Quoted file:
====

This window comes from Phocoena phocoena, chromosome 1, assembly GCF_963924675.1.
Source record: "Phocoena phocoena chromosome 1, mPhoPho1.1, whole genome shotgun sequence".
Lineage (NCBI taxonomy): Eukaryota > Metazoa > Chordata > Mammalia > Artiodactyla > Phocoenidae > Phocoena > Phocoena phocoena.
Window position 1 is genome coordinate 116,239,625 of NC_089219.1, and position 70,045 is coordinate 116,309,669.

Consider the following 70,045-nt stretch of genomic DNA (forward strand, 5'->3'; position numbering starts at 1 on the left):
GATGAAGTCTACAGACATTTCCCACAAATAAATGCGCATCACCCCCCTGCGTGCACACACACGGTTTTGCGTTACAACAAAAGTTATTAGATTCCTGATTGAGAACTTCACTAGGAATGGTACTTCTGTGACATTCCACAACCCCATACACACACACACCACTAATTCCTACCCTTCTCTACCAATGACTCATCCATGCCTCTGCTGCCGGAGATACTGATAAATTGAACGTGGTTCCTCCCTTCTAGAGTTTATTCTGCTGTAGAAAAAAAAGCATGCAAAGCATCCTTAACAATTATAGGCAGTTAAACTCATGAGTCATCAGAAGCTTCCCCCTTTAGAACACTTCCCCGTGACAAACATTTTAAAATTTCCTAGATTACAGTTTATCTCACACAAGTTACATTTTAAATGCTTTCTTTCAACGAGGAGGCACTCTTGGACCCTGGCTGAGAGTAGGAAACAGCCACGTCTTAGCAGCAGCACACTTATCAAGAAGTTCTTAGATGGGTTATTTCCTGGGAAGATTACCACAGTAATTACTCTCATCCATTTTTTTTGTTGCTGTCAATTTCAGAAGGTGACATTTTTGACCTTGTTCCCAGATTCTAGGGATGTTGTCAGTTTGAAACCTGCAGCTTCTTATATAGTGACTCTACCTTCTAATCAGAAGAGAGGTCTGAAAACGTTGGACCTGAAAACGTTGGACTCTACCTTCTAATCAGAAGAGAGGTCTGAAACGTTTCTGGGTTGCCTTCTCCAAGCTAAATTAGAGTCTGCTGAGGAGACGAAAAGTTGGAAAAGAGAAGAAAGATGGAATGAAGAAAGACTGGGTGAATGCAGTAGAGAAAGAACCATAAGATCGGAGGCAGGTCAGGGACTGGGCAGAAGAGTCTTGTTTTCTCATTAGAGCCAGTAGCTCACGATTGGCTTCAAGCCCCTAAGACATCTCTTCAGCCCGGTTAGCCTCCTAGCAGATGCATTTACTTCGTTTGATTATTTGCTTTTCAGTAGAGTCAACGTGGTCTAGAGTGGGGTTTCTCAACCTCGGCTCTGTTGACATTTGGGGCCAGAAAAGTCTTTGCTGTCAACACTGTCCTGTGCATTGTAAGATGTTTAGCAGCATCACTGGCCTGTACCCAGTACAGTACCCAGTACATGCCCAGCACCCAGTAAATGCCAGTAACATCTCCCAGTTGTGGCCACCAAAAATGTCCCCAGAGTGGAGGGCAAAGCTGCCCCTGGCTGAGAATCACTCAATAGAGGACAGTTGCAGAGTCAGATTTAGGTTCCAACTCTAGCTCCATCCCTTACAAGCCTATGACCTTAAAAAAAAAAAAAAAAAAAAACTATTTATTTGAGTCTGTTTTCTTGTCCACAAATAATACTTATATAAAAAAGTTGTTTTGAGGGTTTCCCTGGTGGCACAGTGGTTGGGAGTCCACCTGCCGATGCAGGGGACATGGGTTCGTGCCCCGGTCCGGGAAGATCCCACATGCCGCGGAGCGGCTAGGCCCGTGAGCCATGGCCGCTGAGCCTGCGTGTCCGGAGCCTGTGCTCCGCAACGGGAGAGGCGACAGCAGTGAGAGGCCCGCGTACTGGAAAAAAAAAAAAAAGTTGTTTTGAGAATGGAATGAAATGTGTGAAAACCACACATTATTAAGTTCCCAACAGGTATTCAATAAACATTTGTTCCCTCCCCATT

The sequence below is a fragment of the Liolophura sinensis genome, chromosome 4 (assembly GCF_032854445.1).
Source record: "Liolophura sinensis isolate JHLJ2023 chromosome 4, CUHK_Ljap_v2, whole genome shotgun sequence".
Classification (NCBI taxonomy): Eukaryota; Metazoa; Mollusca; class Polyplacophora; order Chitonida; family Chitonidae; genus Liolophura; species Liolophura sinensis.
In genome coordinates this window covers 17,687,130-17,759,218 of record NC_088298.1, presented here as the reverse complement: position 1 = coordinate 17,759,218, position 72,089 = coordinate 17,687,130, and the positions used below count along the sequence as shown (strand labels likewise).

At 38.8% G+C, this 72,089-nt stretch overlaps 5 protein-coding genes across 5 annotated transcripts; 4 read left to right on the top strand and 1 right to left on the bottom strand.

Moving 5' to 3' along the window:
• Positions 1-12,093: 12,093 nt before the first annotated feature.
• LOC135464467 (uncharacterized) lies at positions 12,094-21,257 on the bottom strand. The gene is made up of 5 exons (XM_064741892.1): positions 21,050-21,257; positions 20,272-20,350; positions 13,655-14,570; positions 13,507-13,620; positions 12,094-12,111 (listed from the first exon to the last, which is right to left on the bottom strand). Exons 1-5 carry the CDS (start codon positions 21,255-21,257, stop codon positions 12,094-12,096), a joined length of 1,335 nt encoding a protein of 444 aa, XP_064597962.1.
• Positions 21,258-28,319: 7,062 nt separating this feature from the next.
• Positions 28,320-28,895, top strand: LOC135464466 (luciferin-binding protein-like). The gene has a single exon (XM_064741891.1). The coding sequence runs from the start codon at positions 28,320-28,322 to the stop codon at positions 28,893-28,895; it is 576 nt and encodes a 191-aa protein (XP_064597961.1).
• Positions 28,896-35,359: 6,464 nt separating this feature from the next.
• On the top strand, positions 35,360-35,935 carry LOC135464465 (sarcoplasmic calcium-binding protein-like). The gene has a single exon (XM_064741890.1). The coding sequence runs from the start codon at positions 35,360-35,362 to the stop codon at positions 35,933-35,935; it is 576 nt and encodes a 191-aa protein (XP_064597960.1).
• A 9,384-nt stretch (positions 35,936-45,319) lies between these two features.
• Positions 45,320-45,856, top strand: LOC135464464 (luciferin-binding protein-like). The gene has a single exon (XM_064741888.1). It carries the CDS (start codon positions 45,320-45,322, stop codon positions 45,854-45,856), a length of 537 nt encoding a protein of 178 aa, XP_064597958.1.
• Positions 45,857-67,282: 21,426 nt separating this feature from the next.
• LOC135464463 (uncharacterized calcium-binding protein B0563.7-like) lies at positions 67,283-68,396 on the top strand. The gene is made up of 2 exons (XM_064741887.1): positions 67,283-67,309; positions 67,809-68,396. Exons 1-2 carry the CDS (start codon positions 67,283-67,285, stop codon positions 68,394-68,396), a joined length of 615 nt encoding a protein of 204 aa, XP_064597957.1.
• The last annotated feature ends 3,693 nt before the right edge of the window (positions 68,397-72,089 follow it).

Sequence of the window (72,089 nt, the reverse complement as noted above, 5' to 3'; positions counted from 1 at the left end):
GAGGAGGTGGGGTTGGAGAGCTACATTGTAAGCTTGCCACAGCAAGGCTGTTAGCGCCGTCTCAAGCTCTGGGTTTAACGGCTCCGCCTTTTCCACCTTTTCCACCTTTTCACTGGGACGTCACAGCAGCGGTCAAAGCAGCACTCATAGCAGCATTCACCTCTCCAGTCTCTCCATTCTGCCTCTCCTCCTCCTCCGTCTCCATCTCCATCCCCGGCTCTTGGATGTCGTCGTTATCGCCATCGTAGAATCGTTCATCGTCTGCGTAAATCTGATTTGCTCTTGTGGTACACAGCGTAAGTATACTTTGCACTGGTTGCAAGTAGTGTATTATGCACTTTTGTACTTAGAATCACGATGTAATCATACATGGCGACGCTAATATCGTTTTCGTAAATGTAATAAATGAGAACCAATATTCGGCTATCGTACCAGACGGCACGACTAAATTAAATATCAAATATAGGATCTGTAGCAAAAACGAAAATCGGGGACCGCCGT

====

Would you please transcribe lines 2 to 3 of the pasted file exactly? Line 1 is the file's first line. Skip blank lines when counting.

Source record: "Phocoena phocoena chromosome 1, mPhoPho1.1, whole genome shotgun sequence".
Lineage (NCBI taxonomy): Eukaryota > Metazoa > Chordata > Mammalia > Artiodactyla > Phocoenidae > Phocoena > Phocoena phocoena.